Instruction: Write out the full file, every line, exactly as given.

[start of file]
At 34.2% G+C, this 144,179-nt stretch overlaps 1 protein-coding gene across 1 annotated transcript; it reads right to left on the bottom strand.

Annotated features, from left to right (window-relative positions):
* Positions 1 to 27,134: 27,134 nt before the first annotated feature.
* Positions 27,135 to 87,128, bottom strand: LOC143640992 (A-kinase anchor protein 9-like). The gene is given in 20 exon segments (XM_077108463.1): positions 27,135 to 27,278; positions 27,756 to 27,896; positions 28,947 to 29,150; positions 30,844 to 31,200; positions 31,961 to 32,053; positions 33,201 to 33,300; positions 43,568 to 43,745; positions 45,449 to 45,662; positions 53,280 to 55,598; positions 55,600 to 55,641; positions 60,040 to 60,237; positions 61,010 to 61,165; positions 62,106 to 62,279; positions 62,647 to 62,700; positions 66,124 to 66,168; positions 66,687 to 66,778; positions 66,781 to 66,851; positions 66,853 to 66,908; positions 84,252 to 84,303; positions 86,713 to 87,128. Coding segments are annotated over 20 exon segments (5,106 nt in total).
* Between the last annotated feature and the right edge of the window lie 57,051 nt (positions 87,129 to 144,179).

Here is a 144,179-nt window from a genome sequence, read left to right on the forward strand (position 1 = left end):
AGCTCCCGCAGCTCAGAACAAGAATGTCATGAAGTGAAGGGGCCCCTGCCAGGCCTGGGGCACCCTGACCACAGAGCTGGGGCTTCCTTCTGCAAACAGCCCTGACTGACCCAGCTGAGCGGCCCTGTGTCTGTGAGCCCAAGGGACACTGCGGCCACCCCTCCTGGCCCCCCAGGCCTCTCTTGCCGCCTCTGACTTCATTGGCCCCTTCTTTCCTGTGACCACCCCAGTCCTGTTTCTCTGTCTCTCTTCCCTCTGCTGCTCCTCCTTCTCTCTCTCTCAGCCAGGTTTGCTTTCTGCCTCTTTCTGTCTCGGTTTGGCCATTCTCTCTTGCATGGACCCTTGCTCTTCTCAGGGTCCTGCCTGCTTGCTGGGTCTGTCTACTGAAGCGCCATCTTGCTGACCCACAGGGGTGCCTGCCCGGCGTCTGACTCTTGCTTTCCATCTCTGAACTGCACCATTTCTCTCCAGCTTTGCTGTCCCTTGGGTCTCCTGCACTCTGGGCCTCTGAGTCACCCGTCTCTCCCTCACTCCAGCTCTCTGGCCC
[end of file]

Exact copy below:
At 34.2% G+C, this 144,179-nt stretch overlaps 1 protein-coding gene across 1 annotated transcript; it reads right to left on the bottom strand.

Annotated features, from left to right (window-relative positions):
* Positions 1 to 27,134: 27,134 nt before the first annotated feature.
* Positions 27,135 to 87,128, bottom strand: LOC143640992 (A-kinase anchor protein 9-like). The gene is given in 20 exon segments (XM_077108463.1): positions 27,135 to 27,278; positions 27,756 to 27,896; positions 28,947 to 29,150; positions 30,844 to 31,200; positions 31,961 to 32,053; positions 33,201 to 33,300; positions 43,568 to 43,745; positions 45,449 to 45,662; positions 53,280 to 55,598; positions 55,600 to 55,641; positions 60,040 to 60,237; positions 61,010 to 61,165; positions 62,106 to 62,279; positions 62,647 to 62,700; positions 66,124 to 66,168; positions 66,687 to 66,778; positions 66,781 to 66,851; positions 66,853 to 66,908; positions 84,252 to 84,303; positions 86,713 to 87,128. Coding segments are annotated over 20 exon segments (5,106 nt in total).
* Between the last annotated feature and the right edge of the window lie 57,051 nt (positions 87,129 to 144,179).

Here is a 144,179-nt window from a genome sequence, read left to right on the forward strand (position 1 = left end):
AGCTCCCGCAGCTCAGAACAAGAATGTCATGAAGTGAAGGGGCCCCTGCCAGGCCTGGGGCACCCTGACCACAGAGCTGGGGCTTCCTTCTGCAAACAGCCCTGACTGACCCAGCTGAGCGGCCCTGTGTCTGTGAGCCCAAGGGACACTGCGGCCACCCCTCCTGGCCCCCCAGGCCTCTCTTGCCGCCTCTGACTTCATTGGCCCCTTCTTTCCTGTGACCACCCCAGTCCTGTTTCTCTGTCTCTCTTCCCTCTGCTGCTCCTCCTTCTCTCTCTCTCAGCCAGGTTTGCTTTCTGCCTCTTTCTGTCTCGGTTTGGCCATTCTCTCTTGCATGGACCCTTGCTCTTCTCAGGGTCCTGCCTGCTTGCTGGGTCTGTCTACTGAAGCGCCATCTTGCTGACCCACAGGGGTGCCTGCCCGGCGTCTGACTCTTGCTTTCCATCTCTGAACTGCACCATTTCTCTCCAGCTTTGCTGTCCCTTGGGTCTCCTGCACTCTGGGCCTCTGAGTCACCCGTCTCTCCCTCACTCCAGCTCTCTGGCCC